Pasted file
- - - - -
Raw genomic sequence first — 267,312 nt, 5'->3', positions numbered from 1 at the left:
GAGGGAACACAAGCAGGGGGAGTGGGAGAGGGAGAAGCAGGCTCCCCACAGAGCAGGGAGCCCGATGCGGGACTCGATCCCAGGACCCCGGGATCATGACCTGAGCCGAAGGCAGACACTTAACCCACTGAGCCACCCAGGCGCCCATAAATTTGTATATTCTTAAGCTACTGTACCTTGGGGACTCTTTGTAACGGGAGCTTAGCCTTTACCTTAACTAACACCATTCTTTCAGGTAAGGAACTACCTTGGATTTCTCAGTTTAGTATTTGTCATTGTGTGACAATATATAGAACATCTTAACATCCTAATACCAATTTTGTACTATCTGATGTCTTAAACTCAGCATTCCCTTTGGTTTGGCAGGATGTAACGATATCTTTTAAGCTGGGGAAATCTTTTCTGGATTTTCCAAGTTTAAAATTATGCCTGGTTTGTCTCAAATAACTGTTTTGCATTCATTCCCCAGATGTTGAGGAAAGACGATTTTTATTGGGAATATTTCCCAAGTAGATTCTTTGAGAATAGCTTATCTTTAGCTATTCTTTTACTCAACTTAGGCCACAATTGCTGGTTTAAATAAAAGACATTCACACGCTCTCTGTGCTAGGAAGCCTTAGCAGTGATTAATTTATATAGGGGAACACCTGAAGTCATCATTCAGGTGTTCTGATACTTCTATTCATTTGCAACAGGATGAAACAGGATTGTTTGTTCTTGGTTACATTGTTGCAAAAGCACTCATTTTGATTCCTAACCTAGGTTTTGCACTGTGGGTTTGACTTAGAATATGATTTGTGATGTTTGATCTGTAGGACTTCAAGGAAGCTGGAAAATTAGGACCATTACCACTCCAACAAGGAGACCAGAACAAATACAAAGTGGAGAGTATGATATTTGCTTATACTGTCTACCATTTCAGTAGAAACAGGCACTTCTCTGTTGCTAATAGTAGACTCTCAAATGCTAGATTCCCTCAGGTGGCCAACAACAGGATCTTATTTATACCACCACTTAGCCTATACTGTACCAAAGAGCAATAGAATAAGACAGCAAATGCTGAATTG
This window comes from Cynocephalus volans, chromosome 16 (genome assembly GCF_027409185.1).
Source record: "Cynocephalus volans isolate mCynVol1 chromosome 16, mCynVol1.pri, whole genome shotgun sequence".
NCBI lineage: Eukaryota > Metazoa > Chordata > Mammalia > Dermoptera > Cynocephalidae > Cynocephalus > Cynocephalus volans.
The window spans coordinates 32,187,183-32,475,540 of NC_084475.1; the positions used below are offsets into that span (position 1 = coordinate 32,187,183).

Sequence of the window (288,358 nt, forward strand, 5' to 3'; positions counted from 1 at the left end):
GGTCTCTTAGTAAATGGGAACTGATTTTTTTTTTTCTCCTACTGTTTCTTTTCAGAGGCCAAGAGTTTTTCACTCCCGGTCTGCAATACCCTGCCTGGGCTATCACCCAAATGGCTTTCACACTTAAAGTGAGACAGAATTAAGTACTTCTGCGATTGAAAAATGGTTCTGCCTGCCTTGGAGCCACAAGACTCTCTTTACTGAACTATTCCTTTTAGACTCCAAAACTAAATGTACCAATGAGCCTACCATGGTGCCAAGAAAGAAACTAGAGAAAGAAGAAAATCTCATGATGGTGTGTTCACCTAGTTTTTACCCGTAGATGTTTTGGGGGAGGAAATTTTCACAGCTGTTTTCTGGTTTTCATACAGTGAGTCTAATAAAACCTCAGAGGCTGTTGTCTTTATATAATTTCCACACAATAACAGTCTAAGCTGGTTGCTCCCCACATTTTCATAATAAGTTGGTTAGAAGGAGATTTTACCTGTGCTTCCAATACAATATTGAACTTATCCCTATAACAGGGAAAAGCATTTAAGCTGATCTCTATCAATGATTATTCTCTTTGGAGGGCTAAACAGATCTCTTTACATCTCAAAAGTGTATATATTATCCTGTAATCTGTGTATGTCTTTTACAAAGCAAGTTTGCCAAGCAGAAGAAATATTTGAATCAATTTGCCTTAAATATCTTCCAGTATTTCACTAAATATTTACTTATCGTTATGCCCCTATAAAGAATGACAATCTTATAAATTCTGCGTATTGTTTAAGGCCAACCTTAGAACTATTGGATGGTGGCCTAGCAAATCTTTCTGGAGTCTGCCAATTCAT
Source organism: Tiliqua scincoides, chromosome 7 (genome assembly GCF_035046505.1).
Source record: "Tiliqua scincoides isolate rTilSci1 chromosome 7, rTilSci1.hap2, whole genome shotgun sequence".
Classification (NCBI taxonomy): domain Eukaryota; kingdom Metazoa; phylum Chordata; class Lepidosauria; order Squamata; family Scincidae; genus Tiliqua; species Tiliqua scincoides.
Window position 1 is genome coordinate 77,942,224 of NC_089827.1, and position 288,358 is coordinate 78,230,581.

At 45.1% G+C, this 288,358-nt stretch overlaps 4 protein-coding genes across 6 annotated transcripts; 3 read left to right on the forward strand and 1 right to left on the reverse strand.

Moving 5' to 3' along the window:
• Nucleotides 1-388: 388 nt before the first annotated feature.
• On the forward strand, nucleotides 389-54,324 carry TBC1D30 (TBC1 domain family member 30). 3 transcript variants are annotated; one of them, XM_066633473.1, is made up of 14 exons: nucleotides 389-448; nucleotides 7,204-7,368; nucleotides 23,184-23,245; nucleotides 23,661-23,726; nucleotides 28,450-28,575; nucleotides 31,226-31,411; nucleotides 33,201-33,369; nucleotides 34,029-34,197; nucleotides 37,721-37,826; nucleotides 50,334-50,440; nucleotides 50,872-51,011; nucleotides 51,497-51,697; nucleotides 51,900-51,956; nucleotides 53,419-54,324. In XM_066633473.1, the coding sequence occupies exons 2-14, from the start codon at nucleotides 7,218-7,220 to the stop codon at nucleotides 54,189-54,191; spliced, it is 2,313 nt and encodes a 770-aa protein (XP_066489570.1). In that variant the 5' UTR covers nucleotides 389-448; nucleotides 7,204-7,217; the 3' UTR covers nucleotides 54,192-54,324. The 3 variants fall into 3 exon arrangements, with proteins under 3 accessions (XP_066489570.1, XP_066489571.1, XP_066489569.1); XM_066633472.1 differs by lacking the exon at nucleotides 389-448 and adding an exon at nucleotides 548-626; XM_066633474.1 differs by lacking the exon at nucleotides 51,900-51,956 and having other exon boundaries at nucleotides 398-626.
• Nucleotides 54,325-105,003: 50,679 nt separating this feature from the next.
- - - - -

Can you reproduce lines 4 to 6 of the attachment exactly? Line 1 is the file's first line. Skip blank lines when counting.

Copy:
Source record: "Cynocephalus volans isolate mCynVol1 chromosome 16, mCynVol1.pri, whole genome shotgun sequence".
NCBI lineage: Eukaryota > Metazoa > Chordata > Mammalia > Dermoptera > Cynocephalidae > Cynocephalus > Cynocephalus volans.
The window spans coordinates 32,187,183-32,475,540 of NC_084475.1; the positions used below are offsets into that span (position 1 = coordinate 32,187,183).